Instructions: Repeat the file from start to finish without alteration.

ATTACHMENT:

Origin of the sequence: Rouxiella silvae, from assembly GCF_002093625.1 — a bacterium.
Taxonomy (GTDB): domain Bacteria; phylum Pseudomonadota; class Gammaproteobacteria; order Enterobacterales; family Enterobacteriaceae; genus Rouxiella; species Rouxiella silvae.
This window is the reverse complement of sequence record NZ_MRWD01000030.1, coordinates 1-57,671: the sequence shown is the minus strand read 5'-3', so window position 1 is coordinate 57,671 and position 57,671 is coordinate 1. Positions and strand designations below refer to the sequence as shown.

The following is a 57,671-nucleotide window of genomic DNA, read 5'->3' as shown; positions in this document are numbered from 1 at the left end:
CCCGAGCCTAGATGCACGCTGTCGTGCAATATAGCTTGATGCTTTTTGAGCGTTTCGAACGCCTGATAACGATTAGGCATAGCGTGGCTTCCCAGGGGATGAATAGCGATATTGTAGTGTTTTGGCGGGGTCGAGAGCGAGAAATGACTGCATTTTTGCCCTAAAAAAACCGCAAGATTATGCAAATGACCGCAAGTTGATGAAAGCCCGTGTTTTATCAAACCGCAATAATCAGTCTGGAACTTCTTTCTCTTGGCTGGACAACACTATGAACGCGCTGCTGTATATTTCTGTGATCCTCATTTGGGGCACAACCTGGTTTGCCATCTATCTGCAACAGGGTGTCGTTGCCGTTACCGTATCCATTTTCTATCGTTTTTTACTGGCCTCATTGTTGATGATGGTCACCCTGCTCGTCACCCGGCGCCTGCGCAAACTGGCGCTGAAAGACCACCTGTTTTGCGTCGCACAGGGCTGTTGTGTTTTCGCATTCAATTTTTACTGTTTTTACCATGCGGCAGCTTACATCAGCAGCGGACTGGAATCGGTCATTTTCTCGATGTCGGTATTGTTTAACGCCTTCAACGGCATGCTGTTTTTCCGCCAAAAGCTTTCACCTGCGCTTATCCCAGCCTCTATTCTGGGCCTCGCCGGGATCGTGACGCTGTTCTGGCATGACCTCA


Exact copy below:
Origin of the sequence: Rouxiella silvae, from assembly GCF_002093625.1 — a bacterium.
Taxonomy (GTDB): domain Bacteria; phylum Pseudomonadota; class Gammaproteobacteria; order Enterobacterales; family Enterobacteriaceae; genus Rouxiella; species Rouxiella silvae.
This window is the reverse complement of sequence record NZ_MRWD01000030.1, coordinates 1-57,671: the sequence shown is the minus strand read 5'-3', so window position 1 is coordinate 57,671 and position 57,671 is coordinate 1. Positions and strand designations below refer to the sequence as shown.

The following is a 57,671-nucleotide window of genomic DNA, read 5'->3' as shown; positions in this document are numbered from 1 at the left end:
CCCGAGCCTAGATGCACGCTGTCGTGCAATATAGCTTGATGCTTTTTGAGCGTTTCGAACGCCTGATAACGATTAGGCATAGCGTGGCTTCCCAGGGGATGAATAGCGATATTGTAGTGTTTTGGCGGGGTCGAGAGCGAGAAATGACTGCATTTTTGCCCTAAAAAAACCGCAAGATTATGCAAATGACCGCAAGTTGATGAAAGCCCGTGTTTTATCAAACCGCAATAATCAGTCTGGAACTTCTTTCTCTTGGCTGGACAACACTATGAACGCGCTGCTGTATATTTCTGTGATCCTCATTTGGGGCACAACCTGGTTTGCCATCTATCTGCAACAGGGTGTCGTTGCCGTTACCGTATCCATTTTCTATCGTTTTTTACTGGCCTCATTGTTGATGATGGTCACCCTGCTCGTCACCCGGCGCCTGCGCAAACTGGCGCTGAAAGACCACCTGTTTTGCGTCGCACAGGGCTGTTGTGTTTTCGCATTCAATTTTTACTGTTTTTACCATGCGGCAGCTTACATCAGCAGCGGACTGGAATCGGTCATTTTCTCGATGTCGGTATTGTTTAACGCCTTCAACGGCATGCTGTTTTTCCGCCAAAAGCTTTCACCTGCGCTTATCCCAGCCTCTATTCTGGGCCTCGCCGGGATCGTGACGCTGTTCTGGCATGACCTCA